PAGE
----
When I could no longer hunt the button, I would pace back and forth between the toilet and the door. I would continue these routines until evening, but if it weren’t for the interruption of meals, it would have been easy to confuse night and day.
After the evening meal, the bedding was returned and I would hope to fall asleep quickly. Nineteen consecutive days was the maximum time an inmate could be confined in solitary. If he behaved, he was not usually returned. If he still persisted in creating a problem, he was taken out, fed, allowed to brush his teeth, and then returned for another nineteen days.
Usually, nineteen days were sufficient.
I served my nineteen days and was moved into regular segregation. The days seemed endless. Because of the lack of activity, it was so easy to fall into a state of depression, brought about by our natural instinct to think back to better times of the past.
Nothing could blot out the knowledge of what and where you were, or the certainty that this was all that life held for you. Man was never intended to live as a caged animal; I often speculated as to whether life was worth living under these conditions.
Being young, I had never sympathized with those who went insane or committed suicide, especially because of a situation they themselves had created. I had always lived by the philosophy that if one played the game, he must be willing to pay the price. Segregation and isolation were beginning to make me realize, however, that while these macho ideals were easy to maintain when there was hope, it was far more difficult to cope with the undesirable and traumatic world of reality once hope was gone.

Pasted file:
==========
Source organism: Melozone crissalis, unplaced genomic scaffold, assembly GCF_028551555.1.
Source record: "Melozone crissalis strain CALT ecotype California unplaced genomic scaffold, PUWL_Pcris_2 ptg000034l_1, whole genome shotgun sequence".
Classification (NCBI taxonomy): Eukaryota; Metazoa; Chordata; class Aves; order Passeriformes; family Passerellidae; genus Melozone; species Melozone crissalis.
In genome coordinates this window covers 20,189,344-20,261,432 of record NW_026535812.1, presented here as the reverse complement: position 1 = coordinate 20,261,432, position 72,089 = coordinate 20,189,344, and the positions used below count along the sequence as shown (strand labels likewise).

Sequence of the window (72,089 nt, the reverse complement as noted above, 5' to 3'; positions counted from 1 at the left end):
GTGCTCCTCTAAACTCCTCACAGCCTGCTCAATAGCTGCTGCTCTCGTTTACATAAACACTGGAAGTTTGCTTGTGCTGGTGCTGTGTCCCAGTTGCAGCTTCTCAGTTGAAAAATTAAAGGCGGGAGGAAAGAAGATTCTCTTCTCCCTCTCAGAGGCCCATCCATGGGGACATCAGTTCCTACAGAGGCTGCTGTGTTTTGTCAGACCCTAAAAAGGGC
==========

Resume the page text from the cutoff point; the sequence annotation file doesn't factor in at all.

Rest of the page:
This was brought home to me with great clarity when an inmate of D Block, shortly after my release from the hole, calmly found a way to slash the major arteries in his wrists and elbows. He lay down on his bed, covered himself with a blanket, and bled to death. He had found his escape.
It is a release that is much easier to contemplate than to bring to actuality. Our natural instincts are to survive, and only after reaching the very bitter depths of despair can we bring it to this final conclusion. At Alcatraz, suicide was not an infrequent state of mind, and was often prevented only by tight security and the lack of a means to accomplish it.
This was no walk in the cake and it was interesting to read that not all prisoners were violent or committed a crime that in todays society would have just allowed them to walk away with a slap on the hand. Below are some of the more well known prisoners in Alcatraz and what their offenses were:
Once you walk out of D Block, this more restricted area of the prison, you come into the prison library area. Of course, due to their confined state, prisoners turned to reading if they would literate. The plaque on the wall states that literate prisoners would read about 75-100 books a year. There were about 15,000 books housed in this library on shelving units but it is important to note that books on sexual, criminal or violent topics were not allowed in the library…understandably!